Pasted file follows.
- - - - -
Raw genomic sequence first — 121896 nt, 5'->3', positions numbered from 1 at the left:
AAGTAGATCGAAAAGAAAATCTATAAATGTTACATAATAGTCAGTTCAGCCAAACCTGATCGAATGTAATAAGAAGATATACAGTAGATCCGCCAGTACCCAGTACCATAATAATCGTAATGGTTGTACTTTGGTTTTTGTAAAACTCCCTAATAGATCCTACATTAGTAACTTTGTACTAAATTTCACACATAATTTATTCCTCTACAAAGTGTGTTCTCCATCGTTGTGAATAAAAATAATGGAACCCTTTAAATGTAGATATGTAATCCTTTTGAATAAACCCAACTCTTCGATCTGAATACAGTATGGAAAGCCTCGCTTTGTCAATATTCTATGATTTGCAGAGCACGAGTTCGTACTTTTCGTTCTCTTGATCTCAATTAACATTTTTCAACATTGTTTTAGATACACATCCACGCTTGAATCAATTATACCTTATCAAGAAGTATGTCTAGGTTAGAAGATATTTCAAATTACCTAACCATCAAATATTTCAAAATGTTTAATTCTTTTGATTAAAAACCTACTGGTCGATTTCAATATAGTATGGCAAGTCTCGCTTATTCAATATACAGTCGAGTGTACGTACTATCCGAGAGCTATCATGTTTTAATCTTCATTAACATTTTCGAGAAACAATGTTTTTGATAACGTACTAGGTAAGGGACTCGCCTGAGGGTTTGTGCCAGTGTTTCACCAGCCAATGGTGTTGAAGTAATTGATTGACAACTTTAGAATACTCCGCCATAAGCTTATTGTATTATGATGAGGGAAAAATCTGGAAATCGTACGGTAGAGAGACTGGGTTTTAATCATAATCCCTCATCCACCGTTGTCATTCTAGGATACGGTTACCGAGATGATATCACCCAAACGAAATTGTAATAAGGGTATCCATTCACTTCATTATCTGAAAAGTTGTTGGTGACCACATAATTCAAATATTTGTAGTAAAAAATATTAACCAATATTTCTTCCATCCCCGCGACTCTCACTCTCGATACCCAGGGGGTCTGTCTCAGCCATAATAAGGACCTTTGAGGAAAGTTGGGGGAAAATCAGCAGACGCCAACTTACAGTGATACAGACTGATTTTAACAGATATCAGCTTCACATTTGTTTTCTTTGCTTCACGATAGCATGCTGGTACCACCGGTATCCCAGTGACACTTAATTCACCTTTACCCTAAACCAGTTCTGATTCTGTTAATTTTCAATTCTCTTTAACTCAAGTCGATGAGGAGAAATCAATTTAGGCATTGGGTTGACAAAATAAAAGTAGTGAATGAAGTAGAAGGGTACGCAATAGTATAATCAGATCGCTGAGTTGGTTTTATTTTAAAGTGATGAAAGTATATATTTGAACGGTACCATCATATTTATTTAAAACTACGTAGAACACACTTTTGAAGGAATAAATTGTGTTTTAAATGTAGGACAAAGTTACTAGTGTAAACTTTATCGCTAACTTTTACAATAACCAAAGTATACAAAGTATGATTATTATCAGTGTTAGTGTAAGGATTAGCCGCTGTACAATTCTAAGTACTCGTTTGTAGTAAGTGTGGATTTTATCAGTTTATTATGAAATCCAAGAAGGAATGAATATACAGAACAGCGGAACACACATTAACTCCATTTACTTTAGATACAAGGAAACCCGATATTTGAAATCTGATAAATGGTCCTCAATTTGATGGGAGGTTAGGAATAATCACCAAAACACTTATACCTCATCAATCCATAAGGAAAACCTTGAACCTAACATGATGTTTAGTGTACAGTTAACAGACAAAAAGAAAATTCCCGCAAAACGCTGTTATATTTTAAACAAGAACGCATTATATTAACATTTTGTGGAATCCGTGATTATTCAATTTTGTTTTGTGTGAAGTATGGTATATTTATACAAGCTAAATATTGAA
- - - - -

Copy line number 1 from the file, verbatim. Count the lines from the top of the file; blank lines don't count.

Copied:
Raw genomic sequence first — 121896 nt, 5'->3', positions numbered from 1 at the left: